tech: We are currently running diagnostics, so we will not do anything at this time.

A few days later I called Aberdeen to see what the status was on my repair. They hadn’t attempted to actually take the steps to recreate the issue I was having with my system! I finally convinced a tech to mount a freaking NFS share but surprise surprise:

me: Please just mount an nfs share.
tech: We do not have any Linux tech support on site, we will have to bring in a developer to recreate this issue.

It took 2 more weeks for them to finally recreate the issue, and they couldn’t even come up with a solution. They offered to replace the windows system, but recommended the Linux system. Of course, they had to build the system from scratch, but I figured maybe the Linux box would be a better option, as long as it worked with AD.

Here is a quick timeline:

March 13th Abernas ordered
March 20th Abernas shipped
March 27th Abernas returned
May 19th Replacement shipped

I received the replacement over 2 months after my original order. When I setup the replacement unit, I initially had trouble getting it to integrate with our AD realm. After calling to get some help, I became aware that absolutely nobody in tech support knew anything about this product.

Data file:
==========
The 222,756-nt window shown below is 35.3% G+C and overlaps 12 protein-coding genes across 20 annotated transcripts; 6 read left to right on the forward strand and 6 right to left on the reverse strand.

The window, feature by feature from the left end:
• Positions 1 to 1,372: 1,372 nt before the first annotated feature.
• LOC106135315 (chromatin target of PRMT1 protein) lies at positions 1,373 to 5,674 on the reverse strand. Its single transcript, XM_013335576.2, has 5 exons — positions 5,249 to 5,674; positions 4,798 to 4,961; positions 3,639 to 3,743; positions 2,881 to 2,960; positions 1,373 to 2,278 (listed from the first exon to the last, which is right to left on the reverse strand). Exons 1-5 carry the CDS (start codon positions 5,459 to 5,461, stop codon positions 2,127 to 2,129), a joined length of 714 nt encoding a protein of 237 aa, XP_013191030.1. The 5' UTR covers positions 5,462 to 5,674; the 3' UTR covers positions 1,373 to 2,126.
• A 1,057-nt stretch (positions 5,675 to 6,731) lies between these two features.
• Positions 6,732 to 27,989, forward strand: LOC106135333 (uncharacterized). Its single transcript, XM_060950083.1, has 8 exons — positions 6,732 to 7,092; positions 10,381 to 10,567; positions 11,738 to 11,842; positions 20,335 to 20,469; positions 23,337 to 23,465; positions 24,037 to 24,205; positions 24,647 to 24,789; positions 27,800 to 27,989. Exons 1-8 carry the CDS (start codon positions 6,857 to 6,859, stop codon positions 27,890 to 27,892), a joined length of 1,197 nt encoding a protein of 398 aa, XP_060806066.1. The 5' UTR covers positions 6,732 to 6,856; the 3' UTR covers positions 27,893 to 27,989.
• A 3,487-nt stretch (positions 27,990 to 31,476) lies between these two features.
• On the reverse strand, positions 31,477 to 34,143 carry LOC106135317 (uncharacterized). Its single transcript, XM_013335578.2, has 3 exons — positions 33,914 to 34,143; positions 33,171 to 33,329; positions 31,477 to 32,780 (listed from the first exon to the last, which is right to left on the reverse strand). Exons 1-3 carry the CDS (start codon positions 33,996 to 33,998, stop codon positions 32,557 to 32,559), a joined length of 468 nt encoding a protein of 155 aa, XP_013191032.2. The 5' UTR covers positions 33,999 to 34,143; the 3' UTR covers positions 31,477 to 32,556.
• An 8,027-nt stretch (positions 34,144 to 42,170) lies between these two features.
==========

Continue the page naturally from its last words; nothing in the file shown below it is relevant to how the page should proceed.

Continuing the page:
In order to get support for Linux product, I ended up being referred to a software developer, a week after my first support call on the AD issue. The catch was, the developer was not even employed with Aberdeen. This whole NAS setup was just a bunch of off the shelf parts slapped together with third party software.

I managed to get Linux AberNAS running well with our AD realm but the final issue that left me completely disgusted with Aberdeen came a few weeks later. After doing some routine security scans, it became apparent that the versions of samba and rsyncd used on the Abernas are open to remotely exploitable security vulnerabilties.

I contacted Aberdeen about the issue and received the following response:

From: Tracy Gardner To: Alex Valentine
Subject: RE: Abernas Linux Patches
Date: Mon, 19 Jun 2006 20:40:14 -0700 (23:40 EDT)